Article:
Contributors– these aren't required, but should certainly be considered for driving further traffic and conversion. It is recommended too incorporated the Contributors as an additional contributing factor to the Foundations.

What’s included?

  1. Increase CvR

    1. Store re-Design

    2. Schema & OG Markup

    3. Optimise SEO

    4. Trust Badges

    5. Underperforming Stock Discount

    6. Charity & Non-Profit Discounts

  2. Data Capturing

    1. Email Subscription Popup (10% off first order)

  3. Email Communication (automated)

    1. Bank Holiday Offers

    2. Relatable Event Offers

    3. Birthday & Anniversary Offers

    4. Flash Sales

  4. Awareness via Channels & Social

    1. Creative Photography Assets

    2. Basic Posts & Ads (inc. Paid)

    3. Google Shopping Listing

  5. Analytics & Reviews

    1. Monthly Financial Review

    2. Monthly SEO Review

    3. Analytics & Sales Dashboards

Contributors (coming soon!)
  1. Increase CvR

    1. Update checkout flow

    2. Expand creativity

    3. Expanding Product Line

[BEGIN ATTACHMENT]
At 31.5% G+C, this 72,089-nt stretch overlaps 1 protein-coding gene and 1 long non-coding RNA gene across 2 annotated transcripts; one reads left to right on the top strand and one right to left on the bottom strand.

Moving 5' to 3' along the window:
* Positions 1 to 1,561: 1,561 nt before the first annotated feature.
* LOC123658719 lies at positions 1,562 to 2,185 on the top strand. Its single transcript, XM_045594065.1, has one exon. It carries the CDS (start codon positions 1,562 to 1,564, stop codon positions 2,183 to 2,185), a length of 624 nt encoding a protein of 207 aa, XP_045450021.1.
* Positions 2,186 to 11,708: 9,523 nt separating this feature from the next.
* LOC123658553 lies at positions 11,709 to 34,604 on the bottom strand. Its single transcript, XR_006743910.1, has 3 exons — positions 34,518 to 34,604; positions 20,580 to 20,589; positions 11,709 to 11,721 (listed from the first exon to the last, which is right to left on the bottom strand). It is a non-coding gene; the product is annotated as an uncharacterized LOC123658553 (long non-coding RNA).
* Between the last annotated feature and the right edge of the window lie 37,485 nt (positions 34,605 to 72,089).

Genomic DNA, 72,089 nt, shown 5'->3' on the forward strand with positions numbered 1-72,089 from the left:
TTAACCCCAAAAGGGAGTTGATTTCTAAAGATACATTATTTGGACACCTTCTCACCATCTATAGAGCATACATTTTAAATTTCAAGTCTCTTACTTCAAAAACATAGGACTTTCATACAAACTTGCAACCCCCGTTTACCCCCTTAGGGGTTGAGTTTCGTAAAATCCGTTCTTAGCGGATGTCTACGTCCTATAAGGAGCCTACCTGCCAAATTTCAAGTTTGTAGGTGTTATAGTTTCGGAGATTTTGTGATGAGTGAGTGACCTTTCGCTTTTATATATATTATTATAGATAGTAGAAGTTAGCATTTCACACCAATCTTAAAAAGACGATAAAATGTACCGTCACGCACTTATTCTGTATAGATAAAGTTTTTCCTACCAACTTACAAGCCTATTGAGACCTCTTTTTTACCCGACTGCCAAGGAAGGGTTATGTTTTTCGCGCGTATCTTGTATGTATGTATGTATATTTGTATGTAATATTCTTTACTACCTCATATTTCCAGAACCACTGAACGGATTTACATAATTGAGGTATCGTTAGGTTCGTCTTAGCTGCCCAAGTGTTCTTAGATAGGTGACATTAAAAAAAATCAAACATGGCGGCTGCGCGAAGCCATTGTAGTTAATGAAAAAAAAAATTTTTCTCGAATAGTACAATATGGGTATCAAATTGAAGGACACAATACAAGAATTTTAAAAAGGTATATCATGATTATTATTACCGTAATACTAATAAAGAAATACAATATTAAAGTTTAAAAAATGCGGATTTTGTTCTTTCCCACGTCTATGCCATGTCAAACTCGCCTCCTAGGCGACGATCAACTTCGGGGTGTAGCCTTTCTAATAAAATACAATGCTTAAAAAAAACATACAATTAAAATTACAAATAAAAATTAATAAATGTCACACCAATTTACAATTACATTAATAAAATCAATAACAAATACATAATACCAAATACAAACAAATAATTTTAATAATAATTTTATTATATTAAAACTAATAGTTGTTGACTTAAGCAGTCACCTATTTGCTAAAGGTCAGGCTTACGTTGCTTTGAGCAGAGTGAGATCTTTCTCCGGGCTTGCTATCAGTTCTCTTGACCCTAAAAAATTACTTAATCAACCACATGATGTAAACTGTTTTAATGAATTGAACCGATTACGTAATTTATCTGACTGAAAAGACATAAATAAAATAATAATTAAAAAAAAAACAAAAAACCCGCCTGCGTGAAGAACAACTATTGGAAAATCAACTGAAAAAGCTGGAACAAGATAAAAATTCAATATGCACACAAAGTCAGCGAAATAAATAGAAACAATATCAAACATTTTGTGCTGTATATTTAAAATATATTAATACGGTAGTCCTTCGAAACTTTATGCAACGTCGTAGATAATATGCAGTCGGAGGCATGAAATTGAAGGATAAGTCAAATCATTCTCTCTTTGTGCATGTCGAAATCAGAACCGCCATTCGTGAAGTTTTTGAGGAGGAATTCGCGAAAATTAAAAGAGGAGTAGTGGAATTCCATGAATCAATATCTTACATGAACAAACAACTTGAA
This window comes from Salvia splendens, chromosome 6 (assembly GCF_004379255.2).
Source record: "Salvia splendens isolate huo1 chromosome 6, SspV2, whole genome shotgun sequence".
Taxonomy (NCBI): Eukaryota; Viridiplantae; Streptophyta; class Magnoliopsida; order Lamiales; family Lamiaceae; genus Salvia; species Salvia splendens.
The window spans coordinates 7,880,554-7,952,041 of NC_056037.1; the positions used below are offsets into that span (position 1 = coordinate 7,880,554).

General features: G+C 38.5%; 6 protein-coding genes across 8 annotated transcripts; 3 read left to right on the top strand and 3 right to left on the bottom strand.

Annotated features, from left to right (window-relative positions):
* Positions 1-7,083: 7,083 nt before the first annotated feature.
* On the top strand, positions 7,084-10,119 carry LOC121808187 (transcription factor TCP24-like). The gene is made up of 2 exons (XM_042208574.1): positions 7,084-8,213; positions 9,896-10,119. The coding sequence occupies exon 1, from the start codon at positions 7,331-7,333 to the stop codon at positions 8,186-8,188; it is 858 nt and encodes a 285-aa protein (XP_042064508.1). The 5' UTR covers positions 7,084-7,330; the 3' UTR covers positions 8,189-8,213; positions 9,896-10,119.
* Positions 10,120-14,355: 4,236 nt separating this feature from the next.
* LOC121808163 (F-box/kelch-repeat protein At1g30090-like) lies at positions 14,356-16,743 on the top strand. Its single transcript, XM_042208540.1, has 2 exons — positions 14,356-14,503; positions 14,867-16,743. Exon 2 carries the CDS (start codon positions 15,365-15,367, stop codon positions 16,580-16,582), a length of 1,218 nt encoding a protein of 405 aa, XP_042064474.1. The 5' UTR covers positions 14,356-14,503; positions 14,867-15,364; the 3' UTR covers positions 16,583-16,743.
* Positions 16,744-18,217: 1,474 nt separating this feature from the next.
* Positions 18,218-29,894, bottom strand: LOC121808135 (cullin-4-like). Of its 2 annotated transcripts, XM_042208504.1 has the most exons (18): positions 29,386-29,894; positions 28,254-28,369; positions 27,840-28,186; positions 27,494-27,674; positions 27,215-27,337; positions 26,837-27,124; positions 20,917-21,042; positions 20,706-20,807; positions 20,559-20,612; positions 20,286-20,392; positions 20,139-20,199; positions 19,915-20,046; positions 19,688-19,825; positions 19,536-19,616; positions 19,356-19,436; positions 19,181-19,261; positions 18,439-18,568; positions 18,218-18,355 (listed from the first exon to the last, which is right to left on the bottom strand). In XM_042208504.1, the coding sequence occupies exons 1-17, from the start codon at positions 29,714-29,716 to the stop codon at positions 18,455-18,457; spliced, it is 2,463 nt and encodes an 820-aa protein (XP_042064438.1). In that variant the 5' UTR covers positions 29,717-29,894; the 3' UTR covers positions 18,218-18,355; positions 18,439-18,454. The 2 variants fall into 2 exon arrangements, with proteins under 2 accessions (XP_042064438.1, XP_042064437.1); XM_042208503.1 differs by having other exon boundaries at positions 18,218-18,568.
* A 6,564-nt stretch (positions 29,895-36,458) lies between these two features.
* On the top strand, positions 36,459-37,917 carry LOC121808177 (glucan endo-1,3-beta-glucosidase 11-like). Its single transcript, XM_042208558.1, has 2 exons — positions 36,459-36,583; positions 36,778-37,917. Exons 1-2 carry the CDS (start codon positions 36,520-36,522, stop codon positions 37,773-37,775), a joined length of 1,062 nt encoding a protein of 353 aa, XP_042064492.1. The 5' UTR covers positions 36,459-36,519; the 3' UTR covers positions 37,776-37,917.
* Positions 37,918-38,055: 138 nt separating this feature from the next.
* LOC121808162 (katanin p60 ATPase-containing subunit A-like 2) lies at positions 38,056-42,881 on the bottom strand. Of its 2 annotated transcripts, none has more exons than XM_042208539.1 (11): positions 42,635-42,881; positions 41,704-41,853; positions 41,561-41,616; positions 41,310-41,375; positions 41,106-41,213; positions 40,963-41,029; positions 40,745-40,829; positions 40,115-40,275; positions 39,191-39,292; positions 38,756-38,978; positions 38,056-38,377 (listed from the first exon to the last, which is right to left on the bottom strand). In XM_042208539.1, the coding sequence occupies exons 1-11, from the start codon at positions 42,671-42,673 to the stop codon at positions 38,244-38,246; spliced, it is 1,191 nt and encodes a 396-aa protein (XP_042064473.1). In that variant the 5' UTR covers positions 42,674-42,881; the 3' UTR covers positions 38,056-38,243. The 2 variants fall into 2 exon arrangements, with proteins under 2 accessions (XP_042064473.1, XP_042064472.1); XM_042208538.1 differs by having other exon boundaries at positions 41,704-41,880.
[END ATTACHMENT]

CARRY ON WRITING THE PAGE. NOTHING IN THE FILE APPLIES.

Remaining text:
4. Subscription Model

    5. In-Basket Recommendations

  2. Data Capturing

    1. Targetable data (birthday, address, etc)

    2. Pre-order Strategy

  3. Email Communication (automated)

    1. Abandoned Baskets

    2. Post Purchase Offers

    3. Competitions

    4. Members only Offers

    5. Win-Back Offers

  4. Awareness via Channels & Social

    1. Slowly Scaling of Paid Ads Budget

    2. Creative 10s Video Assets

  5. Analytics & Reviews

    1. Weekly Financial Overview

    2. Monthly SEO Review


1. Increase CvR

1.1 Store Re-design

Store re-designs are one of those projects that can become complicated, so shouldn’t be rushed or carried out without prior UX and market review. The agreed output expectations and KPI’s should be clear and fair, don’t aim too high, but also don’t undercut yourself.

Does your store UX and design currently;
  • fit your business objectives and target audience?

  • show low or manageable bounce rate, and have profitable ROI?

  • play strongly with up-to-date or/and cutting edge technology?

  • enable flexibility through leveraging the use of bespoke templates?

  • place mobile users and their experience as a higher priority than desktop users (or vice versa)?

  • show clear usability, with enjoyable and repeatable user journeys?

  • welcome new customers and value existing through loyalty strategies?

  • show brand values, beliefs and build trust, over pushing products in users faces?

  • envision your customers lifestyle, fitting into everyday usage/consumption?

  • make your brand feel proud?

Another way to see it as brick and mortar…